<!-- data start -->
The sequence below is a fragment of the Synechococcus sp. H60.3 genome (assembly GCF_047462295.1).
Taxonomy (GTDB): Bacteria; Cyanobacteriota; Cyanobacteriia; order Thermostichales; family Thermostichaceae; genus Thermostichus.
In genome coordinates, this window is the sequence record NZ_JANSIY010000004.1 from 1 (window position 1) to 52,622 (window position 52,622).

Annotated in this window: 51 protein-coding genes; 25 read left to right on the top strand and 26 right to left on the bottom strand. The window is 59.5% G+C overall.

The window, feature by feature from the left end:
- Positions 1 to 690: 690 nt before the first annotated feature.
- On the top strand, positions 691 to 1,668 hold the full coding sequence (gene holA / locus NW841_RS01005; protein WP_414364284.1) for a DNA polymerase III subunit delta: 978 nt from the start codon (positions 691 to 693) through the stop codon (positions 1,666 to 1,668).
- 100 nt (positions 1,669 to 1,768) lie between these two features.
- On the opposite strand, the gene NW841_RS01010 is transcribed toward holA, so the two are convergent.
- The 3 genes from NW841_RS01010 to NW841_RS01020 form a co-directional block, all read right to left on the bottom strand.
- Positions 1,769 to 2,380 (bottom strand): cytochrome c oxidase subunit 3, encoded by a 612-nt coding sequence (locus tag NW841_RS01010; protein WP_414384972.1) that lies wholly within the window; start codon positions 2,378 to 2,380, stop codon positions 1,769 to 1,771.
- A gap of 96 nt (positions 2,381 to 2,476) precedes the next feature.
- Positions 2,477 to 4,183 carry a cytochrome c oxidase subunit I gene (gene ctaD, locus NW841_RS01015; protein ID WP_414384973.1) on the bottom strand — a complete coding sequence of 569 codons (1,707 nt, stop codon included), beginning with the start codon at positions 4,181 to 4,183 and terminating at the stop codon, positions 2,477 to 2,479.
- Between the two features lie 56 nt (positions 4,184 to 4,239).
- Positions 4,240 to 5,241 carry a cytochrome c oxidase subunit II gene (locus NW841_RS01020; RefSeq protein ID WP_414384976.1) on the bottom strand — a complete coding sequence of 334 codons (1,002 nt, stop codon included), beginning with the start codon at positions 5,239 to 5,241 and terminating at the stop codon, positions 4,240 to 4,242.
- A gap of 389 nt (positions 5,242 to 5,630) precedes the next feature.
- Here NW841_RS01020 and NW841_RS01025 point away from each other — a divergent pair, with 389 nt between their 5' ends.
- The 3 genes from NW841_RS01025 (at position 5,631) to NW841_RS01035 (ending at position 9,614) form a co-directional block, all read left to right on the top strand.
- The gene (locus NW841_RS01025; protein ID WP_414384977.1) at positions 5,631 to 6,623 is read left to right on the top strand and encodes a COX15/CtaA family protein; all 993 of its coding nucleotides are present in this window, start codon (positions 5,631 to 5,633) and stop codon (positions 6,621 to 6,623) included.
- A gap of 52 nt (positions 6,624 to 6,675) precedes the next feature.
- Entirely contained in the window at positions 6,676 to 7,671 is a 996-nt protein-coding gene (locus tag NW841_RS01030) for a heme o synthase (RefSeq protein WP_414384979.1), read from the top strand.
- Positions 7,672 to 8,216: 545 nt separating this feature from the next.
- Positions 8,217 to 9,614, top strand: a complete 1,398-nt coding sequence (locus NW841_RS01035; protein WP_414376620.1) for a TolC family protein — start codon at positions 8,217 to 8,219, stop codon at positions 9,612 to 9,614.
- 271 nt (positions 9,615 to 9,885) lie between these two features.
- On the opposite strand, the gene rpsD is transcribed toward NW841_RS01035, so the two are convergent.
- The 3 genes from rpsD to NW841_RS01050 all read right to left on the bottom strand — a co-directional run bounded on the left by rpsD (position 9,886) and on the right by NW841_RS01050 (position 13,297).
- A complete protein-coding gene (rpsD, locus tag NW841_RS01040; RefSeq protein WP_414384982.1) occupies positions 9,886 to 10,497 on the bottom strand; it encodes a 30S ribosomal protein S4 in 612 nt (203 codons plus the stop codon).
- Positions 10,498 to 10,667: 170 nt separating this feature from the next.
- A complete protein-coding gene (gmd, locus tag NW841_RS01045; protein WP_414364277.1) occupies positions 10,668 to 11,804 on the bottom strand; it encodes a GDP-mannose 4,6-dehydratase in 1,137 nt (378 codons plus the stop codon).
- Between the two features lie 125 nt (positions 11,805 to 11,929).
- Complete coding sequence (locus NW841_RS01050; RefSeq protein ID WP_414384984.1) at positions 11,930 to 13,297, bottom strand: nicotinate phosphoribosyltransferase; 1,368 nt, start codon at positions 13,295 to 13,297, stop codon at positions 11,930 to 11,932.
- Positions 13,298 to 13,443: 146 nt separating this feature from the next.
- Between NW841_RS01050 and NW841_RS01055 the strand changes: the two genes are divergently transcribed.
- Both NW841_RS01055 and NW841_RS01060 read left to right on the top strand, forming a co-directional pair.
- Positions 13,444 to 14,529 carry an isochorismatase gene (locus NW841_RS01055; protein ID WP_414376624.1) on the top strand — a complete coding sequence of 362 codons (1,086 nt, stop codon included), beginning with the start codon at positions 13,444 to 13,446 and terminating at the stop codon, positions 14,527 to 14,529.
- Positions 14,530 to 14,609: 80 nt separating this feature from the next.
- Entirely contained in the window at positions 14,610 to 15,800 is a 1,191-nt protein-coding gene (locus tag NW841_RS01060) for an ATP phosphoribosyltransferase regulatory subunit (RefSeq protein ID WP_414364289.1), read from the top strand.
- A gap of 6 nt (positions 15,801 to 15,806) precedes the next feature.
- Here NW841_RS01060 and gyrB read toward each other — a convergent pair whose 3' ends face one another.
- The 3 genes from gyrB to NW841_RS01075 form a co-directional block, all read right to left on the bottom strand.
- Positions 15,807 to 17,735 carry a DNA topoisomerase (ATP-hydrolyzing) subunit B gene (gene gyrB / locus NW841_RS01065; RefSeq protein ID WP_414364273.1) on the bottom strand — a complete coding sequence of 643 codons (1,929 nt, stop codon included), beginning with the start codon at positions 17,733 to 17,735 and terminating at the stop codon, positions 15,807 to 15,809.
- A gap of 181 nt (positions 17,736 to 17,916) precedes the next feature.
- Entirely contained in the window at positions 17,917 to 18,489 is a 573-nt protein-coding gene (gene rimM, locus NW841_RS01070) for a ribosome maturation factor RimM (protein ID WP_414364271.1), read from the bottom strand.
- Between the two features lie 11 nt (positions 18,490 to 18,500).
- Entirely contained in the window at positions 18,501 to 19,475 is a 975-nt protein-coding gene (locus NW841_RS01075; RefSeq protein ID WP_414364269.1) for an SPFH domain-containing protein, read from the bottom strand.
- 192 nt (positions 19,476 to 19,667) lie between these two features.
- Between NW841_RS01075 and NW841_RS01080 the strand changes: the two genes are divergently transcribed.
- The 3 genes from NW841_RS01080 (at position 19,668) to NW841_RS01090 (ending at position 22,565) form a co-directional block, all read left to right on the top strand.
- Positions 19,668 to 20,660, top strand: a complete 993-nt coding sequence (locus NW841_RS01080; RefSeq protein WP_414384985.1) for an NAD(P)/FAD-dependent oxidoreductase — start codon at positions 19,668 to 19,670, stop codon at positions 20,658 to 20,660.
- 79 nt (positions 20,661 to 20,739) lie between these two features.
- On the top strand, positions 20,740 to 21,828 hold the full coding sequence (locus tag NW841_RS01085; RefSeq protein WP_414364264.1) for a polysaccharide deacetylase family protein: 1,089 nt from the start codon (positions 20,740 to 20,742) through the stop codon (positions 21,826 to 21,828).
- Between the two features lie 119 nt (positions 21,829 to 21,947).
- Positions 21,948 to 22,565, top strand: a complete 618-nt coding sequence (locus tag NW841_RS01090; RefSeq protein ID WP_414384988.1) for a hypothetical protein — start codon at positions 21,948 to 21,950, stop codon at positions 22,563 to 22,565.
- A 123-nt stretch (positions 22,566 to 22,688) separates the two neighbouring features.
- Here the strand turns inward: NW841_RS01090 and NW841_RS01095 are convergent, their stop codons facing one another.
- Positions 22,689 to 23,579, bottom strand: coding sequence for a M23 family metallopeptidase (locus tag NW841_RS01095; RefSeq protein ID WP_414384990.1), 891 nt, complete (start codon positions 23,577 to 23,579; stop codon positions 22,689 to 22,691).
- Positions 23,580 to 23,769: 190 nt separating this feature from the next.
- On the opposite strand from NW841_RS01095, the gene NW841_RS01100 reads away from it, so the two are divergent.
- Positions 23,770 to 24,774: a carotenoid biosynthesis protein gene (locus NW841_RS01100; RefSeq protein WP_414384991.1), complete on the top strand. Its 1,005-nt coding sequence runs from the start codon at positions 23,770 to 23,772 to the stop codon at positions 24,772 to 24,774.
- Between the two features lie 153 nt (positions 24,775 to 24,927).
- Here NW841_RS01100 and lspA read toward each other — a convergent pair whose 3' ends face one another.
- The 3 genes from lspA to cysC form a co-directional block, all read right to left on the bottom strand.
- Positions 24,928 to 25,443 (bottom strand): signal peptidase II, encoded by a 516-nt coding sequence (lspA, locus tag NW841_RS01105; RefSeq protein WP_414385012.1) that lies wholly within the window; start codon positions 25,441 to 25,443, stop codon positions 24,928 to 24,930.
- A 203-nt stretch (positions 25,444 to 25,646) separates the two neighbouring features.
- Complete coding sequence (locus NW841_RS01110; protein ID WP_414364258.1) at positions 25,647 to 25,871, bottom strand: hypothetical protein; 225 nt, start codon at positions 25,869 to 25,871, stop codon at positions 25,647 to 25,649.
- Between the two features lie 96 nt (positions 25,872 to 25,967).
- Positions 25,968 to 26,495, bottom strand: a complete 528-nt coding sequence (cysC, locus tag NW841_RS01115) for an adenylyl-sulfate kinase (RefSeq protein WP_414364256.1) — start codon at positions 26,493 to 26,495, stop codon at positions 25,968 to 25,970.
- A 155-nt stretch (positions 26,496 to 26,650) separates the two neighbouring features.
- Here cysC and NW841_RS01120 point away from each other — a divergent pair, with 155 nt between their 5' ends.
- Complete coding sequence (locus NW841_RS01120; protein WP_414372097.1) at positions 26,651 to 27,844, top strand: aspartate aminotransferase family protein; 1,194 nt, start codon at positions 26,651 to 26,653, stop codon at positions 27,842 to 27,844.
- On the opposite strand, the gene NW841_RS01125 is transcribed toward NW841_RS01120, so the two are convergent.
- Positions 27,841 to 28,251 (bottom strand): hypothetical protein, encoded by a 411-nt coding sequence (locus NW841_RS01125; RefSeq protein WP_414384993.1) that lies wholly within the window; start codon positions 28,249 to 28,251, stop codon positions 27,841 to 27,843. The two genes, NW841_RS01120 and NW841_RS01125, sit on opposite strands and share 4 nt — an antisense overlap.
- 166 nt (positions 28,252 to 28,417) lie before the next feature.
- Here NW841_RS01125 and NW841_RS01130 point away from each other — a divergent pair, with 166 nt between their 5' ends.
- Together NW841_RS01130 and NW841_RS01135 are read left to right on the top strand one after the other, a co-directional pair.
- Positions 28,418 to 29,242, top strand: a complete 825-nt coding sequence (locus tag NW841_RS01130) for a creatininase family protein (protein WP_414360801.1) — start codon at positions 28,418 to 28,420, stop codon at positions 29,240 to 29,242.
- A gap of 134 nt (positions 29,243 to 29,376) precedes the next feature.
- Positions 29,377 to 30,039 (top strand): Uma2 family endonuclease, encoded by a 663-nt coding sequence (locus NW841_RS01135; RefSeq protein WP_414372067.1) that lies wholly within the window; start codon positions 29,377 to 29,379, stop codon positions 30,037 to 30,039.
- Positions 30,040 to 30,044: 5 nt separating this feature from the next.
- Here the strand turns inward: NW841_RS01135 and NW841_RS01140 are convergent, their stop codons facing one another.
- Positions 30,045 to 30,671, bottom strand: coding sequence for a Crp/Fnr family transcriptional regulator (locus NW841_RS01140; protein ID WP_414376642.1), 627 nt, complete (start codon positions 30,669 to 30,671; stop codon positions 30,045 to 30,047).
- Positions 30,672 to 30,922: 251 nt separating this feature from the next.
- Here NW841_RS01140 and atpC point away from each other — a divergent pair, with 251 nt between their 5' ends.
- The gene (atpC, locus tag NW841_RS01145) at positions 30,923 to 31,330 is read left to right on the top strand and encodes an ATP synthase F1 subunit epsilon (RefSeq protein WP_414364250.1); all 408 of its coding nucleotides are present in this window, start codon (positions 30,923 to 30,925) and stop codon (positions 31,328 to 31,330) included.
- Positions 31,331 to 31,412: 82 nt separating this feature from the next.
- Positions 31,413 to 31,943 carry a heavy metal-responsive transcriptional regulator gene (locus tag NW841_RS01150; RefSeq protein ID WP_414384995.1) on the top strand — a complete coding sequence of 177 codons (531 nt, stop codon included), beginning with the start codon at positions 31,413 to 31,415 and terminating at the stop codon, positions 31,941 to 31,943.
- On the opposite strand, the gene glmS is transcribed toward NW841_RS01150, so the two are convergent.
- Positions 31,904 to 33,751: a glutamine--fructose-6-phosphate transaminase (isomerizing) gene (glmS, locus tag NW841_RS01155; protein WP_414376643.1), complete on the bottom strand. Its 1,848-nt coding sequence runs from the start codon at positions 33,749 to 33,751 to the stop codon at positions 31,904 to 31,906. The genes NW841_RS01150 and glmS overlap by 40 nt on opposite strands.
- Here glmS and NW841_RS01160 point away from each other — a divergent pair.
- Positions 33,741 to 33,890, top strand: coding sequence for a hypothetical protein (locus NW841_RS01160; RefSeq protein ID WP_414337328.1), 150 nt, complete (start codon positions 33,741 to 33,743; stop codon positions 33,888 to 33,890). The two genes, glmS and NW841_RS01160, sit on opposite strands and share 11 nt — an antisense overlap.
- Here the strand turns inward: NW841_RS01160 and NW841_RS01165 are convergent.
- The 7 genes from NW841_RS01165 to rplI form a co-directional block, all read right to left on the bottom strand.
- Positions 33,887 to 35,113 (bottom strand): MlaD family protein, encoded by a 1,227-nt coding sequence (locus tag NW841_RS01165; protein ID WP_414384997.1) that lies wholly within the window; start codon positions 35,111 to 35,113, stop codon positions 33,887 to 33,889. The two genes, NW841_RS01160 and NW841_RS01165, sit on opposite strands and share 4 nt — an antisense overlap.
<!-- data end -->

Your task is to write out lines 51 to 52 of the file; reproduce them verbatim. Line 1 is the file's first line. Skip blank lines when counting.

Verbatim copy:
- On the top strand, positions 20,740 to 21,828 hold the full coding sequence (locus tag NW841_RS01085; RefSeq protein WP_414364264.1) for a polysaccharide deacetylase family protein: 1,089 nt from the start codon (positions 20,740 to 20,742) through the stop codon (positions 21,826 to 21,828).
- Between the two features lie 119 nt (positions 21,829 to 21,947).